I make no secret about being an alumni of The University of Miami, and as such, I make no secret that I tend to follow Hurricanes players throughout their careers. So you won't be surprised when I tell you that my favorite player in the NFL today is Ravens safety Ed Reed.
Reed is widely considered to be not only one of the best safeties in the NFL, but one of the league's top defenders. He's the type of player you can learn from by just watching him. But by talking with him, you can also gain some insight. Reed took a conference call with the media before the Ravens' AFC Championship Game at the Steelers -- here are some of the highlights that might interest you as a Fantasy Football owner.
Every time Willie Parker goes up against the Ravens, he's slammed. He's never scored on the ground against you guys, never had a 100-yard game. I know you guys are good vs. the run against everybody, but what is it about your defense that makes life tough on him?
Reed: "The front seven. The front seven are doing a great job. It's not just with Willie Parker, it's just with running backs in general. They take pride in stopping the run -- <i>we</i> take pride in stopping the run, but it's a totally different game now. Willie Parker is looking a lot healthier. He's running the ball a lot tougher, a lot harder. So, we've definitely got to step our game up."
And with that in mind, how did you guys rebound after the Giants game where they ran on you?
Reed: "The way you've seen us rebound to get to this point."
You go up against Joe Flacco in practice all the time. Can you tell us when you saw him transform from a bright-eyed college passer into an NFL quarterback? When did it happen?
Reed: "Just when I first saw Joe Flacco in mini-camps, when I saw him throw the ball, knowing that Joe can throw. He can throw the ball. When I first saw him in training camp, man, he threw his first ball, I already knew what we had in him. And it was just a matter of time, like I always said, just a matter of time of him developing into the guy he wanted to develop into. And, he still has a long way to go."
So who's the next Ravens offensive player who we should know about?
Reed: "Shoot man, Le'Ron McClain. You already know about that guy. (Offensive guard Marshal) Yanda, who got hurt. And we've got some young receivers who haven't been playing (Marcus Smith, Justin Harper) or who are on practice squad (Edward Williams, Ernie Wheelwright). If they continue to grow, they definitely could be some show-stoppers."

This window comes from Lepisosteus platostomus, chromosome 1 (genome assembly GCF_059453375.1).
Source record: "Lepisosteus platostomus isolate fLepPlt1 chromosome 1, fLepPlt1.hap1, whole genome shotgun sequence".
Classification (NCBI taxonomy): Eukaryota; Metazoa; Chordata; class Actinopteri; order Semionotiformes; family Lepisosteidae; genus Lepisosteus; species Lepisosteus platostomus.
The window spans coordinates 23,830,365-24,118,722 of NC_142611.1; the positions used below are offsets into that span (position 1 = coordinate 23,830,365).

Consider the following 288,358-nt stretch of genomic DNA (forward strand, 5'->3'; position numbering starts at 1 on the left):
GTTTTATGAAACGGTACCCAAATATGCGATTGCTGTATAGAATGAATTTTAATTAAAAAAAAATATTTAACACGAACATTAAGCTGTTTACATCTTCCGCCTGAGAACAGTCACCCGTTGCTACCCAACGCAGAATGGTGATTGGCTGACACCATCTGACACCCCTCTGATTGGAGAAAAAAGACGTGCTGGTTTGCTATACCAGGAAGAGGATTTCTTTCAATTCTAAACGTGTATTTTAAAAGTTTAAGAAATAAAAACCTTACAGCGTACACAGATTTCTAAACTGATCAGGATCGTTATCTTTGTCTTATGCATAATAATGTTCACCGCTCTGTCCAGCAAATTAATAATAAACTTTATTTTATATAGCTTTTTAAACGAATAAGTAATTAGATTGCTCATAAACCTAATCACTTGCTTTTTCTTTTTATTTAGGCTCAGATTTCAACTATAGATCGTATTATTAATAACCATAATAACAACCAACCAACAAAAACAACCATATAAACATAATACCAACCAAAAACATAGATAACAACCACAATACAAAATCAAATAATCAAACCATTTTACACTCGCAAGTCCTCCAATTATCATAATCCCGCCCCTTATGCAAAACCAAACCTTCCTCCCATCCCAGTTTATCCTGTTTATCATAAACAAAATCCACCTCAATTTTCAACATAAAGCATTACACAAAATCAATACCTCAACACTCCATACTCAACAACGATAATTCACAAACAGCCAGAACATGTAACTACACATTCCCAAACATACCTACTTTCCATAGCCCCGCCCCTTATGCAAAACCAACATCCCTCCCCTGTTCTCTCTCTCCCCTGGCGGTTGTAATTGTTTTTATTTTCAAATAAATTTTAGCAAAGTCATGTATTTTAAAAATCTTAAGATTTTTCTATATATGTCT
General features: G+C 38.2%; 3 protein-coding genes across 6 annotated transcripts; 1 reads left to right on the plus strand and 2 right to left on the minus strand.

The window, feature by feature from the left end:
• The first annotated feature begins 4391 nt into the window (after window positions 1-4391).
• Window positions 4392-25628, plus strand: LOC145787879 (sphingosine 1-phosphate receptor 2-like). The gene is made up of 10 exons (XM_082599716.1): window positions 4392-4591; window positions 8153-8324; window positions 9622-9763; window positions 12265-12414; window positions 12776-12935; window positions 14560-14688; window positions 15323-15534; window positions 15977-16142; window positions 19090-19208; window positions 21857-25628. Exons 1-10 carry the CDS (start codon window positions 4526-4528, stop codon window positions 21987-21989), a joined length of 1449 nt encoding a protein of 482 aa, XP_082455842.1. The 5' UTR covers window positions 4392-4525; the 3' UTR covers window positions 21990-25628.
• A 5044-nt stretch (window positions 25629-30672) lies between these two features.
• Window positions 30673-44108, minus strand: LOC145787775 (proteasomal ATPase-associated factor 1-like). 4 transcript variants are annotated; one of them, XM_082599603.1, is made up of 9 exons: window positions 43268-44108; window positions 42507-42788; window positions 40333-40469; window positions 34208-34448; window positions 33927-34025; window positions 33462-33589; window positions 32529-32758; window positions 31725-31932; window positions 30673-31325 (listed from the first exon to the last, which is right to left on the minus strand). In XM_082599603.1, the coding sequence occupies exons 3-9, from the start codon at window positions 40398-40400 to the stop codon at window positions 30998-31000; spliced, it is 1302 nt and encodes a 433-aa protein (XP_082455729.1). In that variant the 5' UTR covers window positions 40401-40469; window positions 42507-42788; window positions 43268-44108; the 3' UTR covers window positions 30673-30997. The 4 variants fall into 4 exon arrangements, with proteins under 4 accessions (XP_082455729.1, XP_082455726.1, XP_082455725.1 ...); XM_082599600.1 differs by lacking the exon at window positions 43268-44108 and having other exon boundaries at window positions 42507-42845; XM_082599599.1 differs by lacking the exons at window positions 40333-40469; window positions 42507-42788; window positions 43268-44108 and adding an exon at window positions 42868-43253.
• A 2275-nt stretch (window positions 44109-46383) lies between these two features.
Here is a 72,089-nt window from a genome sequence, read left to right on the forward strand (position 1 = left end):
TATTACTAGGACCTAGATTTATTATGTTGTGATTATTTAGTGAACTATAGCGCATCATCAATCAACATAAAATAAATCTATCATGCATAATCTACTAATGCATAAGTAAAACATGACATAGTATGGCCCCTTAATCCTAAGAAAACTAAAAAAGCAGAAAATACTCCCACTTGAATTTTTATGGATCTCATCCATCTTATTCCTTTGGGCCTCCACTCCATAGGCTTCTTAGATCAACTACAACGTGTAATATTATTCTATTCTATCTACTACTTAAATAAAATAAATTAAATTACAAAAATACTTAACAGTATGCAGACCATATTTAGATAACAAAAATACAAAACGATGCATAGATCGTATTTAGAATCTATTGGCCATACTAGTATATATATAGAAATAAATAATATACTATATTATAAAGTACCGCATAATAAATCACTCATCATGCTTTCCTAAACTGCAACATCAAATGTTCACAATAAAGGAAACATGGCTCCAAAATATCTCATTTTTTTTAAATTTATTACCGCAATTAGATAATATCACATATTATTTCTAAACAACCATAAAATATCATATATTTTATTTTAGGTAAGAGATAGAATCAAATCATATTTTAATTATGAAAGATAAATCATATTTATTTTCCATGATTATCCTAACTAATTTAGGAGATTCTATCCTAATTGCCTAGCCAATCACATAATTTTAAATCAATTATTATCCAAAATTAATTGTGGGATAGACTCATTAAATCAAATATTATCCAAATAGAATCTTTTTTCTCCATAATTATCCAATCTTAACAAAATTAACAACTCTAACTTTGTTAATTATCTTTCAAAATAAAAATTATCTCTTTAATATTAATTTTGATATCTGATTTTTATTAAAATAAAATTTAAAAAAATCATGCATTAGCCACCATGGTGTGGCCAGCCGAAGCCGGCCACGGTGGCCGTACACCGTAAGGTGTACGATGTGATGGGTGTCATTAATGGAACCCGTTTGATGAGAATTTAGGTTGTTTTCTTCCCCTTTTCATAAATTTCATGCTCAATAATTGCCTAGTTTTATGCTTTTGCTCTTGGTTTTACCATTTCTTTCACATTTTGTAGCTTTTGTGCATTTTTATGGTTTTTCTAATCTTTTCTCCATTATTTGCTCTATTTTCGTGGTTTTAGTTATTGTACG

What's your take on McClain getting this role in the offense and taking advantage of it?
Reed: "It's just a tribute to the team, how guys step in and step up when their number is called."
And Willis McGahee has dealt with it well. He's still getting his carries and doing pretty well with them.
Reed: "Yeah, of course. That just goes to show his heart, full of team chemistry. He's going to do whatever it takes. It's no different than Edgerrin James down in Arizona. Willis took advantage of the time he had off because he was hurt. He was playing with a lot of injuries early on in the season, and that was being pointed out in a negative way, but he took advantage of that, and now he's doing the things that he needed to do on the field."
Is there a difference between this defense and those from the past?
Reed: "Nothing has changed with this defense. If you go back and look at the past couple of years, nothing really has changed. Guys go down, guys are in, guys step up. It's the same mold. Nothing has changed with this defense."
Your defensive coordinator, Rex Ryan, is a candidate to be a head coach in a number of places around the NFL. How would you describe him as a coordinator, and do you think he'd make a good head coach?
Reed: "After the season is done, we'll see (about) that. I think Coach is a hell of a coach, what he brings to the table. He's definitely tradition-oriented and can step in anywhere right now and lead a franchise. But that's not on me. That's up to GMs to make that decision. But as a defensive coordinator, we already know what Rex Ryan brings to the table."
You guys aren't surprising many people as the No. 6 seed in the playoffs, and one of the most underrated elements of the postseason is momentum. How important is momentum to have on your side in the playoffs?
Reed: "Momentum is always huge. Momentum is always huge. That's why you play the game accordingly, and hopefully it stays on our side."